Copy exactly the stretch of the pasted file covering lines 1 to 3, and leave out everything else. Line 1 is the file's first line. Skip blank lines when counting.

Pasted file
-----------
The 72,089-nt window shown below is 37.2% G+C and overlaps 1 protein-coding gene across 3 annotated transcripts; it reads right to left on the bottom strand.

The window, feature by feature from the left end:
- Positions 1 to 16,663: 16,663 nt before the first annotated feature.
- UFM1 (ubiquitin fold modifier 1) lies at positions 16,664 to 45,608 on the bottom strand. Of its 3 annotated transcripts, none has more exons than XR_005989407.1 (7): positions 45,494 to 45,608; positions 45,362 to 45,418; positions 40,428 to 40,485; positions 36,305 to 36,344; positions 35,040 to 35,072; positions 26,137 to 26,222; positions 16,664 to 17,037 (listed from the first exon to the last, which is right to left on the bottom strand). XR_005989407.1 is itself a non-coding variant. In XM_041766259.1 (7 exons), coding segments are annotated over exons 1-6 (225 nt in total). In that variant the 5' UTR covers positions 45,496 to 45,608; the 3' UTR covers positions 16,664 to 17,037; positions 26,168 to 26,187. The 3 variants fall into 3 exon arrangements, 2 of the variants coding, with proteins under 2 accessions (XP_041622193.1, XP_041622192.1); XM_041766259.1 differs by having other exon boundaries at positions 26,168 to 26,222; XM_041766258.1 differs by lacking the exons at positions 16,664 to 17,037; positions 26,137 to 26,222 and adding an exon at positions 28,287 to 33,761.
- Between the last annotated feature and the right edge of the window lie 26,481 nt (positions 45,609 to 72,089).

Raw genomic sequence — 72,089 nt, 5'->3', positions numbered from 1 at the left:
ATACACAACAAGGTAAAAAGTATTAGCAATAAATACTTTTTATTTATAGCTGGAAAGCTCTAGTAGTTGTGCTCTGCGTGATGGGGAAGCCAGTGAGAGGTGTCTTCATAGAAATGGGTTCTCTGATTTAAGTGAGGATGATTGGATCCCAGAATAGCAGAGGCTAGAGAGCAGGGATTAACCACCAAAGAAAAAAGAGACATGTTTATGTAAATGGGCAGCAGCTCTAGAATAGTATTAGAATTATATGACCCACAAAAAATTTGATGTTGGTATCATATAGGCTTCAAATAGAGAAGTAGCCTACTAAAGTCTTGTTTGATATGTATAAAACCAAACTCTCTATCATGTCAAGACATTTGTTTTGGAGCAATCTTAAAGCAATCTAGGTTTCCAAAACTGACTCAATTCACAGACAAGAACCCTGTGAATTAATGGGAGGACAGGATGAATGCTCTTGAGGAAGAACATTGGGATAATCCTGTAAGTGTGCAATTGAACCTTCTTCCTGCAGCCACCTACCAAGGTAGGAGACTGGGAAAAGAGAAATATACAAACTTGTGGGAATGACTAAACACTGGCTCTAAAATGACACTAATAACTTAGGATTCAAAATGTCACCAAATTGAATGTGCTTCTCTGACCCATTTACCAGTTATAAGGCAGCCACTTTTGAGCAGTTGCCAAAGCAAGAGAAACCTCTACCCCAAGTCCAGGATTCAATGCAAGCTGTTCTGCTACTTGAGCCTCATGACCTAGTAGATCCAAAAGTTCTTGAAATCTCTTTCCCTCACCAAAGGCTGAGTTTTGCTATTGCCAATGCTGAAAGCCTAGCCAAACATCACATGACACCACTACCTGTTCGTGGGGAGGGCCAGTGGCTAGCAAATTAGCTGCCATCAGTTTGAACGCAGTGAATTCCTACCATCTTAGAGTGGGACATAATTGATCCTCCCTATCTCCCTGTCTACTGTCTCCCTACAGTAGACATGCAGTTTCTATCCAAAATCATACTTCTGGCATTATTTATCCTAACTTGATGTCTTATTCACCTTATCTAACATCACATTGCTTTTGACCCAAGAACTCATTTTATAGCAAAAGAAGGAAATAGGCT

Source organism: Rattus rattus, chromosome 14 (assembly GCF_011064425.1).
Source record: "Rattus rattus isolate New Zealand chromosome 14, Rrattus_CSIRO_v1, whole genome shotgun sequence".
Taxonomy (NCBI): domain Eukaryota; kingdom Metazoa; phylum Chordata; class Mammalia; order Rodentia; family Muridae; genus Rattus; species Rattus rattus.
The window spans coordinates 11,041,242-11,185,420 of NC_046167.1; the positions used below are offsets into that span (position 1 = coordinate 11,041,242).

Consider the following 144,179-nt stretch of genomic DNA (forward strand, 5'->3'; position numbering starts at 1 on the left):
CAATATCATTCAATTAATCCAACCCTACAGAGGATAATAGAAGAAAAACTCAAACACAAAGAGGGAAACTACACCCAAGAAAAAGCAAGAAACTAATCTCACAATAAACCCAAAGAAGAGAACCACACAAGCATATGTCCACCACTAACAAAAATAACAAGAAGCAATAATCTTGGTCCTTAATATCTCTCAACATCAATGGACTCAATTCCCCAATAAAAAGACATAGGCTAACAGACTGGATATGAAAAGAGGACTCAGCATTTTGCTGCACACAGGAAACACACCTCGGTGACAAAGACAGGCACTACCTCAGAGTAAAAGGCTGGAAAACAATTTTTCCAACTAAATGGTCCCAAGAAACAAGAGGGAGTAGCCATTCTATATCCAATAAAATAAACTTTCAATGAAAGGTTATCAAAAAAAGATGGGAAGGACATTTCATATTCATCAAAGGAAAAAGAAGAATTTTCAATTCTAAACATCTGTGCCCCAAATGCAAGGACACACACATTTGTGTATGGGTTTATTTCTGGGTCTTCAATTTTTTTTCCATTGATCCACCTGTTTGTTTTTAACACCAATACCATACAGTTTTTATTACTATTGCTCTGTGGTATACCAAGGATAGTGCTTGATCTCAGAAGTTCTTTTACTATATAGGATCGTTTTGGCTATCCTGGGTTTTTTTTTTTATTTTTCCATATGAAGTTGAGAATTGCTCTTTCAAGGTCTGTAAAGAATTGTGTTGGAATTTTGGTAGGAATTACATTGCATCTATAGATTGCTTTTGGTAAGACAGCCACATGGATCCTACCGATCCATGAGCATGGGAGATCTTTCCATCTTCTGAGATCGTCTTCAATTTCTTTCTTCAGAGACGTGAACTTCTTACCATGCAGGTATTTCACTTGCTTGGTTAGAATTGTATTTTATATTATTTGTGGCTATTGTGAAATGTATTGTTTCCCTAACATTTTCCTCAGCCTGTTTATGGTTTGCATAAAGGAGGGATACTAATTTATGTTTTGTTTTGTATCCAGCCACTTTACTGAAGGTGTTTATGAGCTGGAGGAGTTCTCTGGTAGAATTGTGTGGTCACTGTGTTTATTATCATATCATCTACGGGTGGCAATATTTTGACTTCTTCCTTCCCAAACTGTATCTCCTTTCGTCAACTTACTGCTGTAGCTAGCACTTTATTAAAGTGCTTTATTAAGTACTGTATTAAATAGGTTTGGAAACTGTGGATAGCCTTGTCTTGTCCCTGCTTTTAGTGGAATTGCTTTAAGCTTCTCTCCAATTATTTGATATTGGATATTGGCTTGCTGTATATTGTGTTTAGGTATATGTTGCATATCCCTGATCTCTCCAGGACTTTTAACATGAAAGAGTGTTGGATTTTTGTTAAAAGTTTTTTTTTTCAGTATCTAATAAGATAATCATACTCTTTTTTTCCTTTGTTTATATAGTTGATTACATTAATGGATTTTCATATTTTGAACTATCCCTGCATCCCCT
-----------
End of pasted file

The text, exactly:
The 72,089-nt window shown below is 37.2% G+C and overlaps 1 protein-coding gene across 3 annotated transcripts; it reads right to left on the bottom strand.

The window, feature by feature from the left end:
- Positions 1 to 16,663: 16,663 nt before the first annotated feature.